At Auburn Lake, we get a warning about my weight; I’m down almost 2%. The medical guy doesn’t like Gary’s nonchalant attitude but I’m confident that I’m ok. Gary has been reminding me to eat every 10mins. We both have beat ourselves up before and know how we’ll feel. After the station I focus on eating more at each 10mins. Brown’s Bar is another big party and we’re warned the trail is technical after the station. This slows us down as I’m not as quick as usual at this point. I get Gary to add an electrolyte pill to my water as I’m starting to feel some cramping and don’t want this to be an issue. The downhills are too technical to run and the uphills running is not an option at this point. It seems to take forever to Hwy 49 as neither of us realised how long the uphill was to this station. I finally pee which at this point it a good sign. It’s pretty brown but I’m still feeling reasonable so nothing to worry about. Still in good spirits, we continue to make time on the 24hr and are now possibly able to break 22hrs. Finally we roll into the next aid station. Only 7.5 miles left.
We are focused on 22 hrs as we leave the station but a mean uphill doesn’t make us feel good. Once at the top we start to run on a flat rock-free trail. By this point my shuffle is likely about 12min miles but on the flats that’s great, hopefully we can just keep moving. Of course flats are uncommon on the course and we start heading down. Any kind of step down is difficult as it feels like my quads might just quit on one of these. We can see bridges and cars driving on a road so we must be close to No Hands Bridge. Finally we hear the music and we hurry to see the lights and a big screen showing past western states footage. Of course that’s what Gary tells me. I’ve got my head down and don’t even stop at the station, just head across the bridge. Gary catches up quickly up quickly after having a view of the aid station. He gets all the fun. As he catches me, he says for the millionth time “it’s flat, you’ve got to run.” I try and listen and slowly get up to my running speed which is really a fast shuffle but we’re racing the 22hr clock and every second counts. We run the flat trail and can see the next aid station up on the hill. Just when we think we know where the trail is going it goes off the main trail to the right. I think I see head lamps ahead. It’s a little frustrating as there seems to be a number of runners catching up to us now. We reach Robie and are told it’s a little bit uphill but only 1.3miles to the finish. Gary is telling me it’s flat and we should run but he’s being very liberal in his definition of flat so I keep walking as fast as I can. He is now trying to drag me with his will to get me there before 22 hrs. I’m trying but know it’s likely not going to happen and don’t really care if it’s five minutes later.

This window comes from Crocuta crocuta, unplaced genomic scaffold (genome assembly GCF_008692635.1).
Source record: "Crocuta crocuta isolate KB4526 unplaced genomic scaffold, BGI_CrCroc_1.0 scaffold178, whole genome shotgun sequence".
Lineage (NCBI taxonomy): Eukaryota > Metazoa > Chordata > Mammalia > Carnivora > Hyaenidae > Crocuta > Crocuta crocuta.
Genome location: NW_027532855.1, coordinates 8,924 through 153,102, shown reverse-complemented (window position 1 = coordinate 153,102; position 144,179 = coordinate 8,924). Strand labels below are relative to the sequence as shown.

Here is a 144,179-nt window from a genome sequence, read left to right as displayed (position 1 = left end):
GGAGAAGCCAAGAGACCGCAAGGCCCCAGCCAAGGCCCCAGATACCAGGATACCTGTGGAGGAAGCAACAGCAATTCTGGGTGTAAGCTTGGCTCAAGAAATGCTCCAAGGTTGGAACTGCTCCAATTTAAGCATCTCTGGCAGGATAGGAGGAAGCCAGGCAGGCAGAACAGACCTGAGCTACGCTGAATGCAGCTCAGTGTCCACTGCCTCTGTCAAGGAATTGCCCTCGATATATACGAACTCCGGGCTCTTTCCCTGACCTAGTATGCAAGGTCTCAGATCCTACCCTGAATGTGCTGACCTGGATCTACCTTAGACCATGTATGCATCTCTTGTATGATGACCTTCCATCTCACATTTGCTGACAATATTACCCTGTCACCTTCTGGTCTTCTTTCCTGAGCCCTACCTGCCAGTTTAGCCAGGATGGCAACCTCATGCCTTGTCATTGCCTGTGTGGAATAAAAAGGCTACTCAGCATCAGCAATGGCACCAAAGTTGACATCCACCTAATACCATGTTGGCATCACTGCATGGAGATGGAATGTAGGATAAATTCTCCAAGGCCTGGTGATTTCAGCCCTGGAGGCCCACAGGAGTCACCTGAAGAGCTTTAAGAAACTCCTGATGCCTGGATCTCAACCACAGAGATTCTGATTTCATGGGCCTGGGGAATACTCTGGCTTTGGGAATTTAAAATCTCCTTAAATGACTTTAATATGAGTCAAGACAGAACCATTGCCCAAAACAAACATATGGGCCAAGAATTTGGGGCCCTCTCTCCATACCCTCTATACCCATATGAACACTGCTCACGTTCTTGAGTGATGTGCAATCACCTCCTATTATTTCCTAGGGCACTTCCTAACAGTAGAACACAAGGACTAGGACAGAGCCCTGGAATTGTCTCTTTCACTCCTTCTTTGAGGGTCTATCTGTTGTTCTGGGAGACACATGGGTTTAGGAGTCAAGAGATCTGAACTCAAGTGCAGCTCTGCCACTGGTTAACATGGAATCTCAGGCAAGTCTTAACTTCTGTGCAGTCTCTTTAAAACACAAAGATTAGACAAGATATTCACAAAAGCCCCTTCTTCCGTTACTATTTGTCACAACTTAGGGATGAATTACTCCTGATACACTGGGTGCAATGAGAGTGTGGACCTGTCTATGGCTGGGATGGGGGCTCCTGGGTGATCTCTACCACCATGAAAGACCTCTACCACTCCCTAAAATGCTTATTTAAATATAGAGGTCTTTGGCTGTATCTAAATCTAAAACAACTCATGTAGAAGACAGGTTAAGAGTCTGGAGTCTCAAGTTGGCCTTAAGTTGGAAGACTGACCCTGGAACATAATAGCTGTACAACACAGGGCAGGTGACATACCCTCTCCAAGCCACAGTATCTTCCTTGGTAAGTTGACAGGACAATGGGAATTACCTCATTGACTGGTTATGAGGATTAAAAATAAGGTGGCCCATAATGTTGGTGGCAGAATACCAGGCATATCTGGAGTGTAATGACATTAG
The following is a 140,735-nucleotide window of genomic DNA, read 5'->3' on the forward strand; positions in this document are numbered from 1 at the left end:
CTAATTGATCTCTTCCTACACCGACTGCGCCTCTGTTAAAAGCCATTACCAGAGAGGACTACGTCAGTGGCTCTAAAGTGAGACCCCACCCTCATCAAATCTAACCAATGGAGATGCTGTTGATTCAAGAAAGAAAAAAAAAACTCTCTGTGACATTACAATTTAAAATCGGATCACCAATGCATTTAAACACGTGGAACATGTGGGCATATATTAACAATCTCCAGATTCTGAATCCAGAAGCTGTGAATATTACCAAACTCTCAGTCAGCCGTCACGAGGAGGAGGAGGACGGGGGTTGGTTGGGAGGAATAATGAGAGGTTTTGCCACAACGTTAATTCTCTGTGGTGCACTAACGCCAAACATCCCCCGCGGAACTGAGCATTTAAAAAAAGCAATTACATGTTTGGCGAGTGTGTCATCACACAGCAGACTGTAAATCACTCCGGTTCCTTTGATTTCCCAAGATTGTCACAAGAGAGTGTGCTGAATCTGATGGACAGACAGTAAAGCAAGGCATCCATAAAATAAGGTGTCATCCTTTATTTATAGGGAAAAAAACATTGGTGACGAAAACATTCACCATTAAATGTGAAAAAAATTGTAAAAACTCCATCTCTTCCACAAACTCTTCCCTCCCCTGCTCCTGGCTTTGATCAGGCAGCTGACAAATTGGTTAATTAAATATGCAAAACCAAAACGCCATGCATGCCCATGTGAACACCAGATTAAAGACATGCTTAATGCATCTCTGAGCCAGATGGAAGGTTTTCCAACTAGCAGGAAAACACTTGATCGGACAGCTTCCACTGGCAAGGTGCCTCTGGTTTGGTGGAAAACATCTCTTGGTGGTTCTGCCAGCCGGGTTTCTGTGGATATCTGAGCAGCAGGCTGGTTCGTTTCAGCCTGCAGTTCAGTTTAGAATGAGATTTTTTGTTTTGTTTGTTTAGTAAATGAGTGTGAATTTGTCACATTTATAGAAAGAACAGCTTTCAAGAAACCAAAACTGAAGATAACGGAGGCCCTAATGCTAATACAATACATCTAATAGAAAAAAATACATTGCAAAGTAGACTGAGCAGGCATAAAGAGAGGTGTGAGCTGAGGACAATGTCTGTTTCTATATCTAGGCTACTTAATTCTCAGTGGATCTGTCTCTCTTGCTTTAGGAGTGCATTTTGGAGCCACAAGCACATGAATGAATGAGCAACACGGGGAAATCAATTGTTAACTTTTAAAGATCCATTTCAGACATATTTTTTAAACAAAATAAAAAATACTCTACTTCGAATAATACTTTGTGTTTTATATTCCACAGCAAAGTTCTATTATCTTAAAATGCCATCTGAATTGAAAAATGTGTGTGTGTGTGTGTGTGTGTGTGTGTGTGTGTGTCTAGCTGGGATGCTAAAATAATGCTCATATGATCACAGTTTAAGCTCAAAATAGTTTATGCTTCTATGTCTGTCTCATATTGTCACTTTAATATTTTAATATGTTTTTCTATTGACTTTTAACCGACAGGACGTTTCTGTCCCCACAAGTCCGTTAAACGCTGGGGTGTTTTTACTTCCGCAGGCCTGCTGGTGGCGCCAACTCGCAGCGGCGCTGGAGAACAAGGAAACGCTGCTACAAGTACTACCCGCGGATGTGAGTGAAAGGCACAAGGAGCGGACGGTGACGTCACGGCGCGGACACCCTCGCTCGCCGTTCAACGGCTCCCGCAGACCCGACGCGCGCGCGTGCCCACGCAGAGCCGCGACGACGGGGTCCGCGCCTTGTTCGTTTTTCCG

I laugh and yell at Gary as I see who is passing me again. Plaid shirt guy has returned and is going to beat me to the finish.
The group of runners is gone and it’s just Gary and me again. I’m hobbling as fast as I can. Finally we’re coming around the last corner to the track. We enter the track, running, sort of. Karon is there, taking a video of me. It is so exciting to finally be on the track. I’ve watched so many videos of people finishing this race and now it’s my turn. It is breathtaking as they announce my name and people cheer me to the line. Gary is beside me and I think he’s as excited as I am. We didn’t get in under 22hrs (3am) but I’m well under 24 hours so I’ll get my silver buckle.
We cross the line and everyone is there to help us. I get my medal, they weigh me, they sit me in a chair, give me water, take my blood pressure and my timing chip. Then I’m off to give a blood sample for their research. Then we lay on the grass. I feel sick, don’t want to drink any water. Gary sits down beside us, drinks a bottle of water, then turns away and pukes. Guess he was feeling a bit rough also. As usual I want to get away from the finish line before someone tries to put me in the medical tent.
At the hotel I shower and get into bed. Feeling like crap, I drink some water but then go puke everything up. Toss and turn until about 9am. At the awards I’m one of about 20 runners asked to talk to the doctor due to our elevated CPK numbers. I know this isn’t good but think it shows I left it all out there and gave my best effort. I’ll feel better in a few days and it was worth it for the buckle.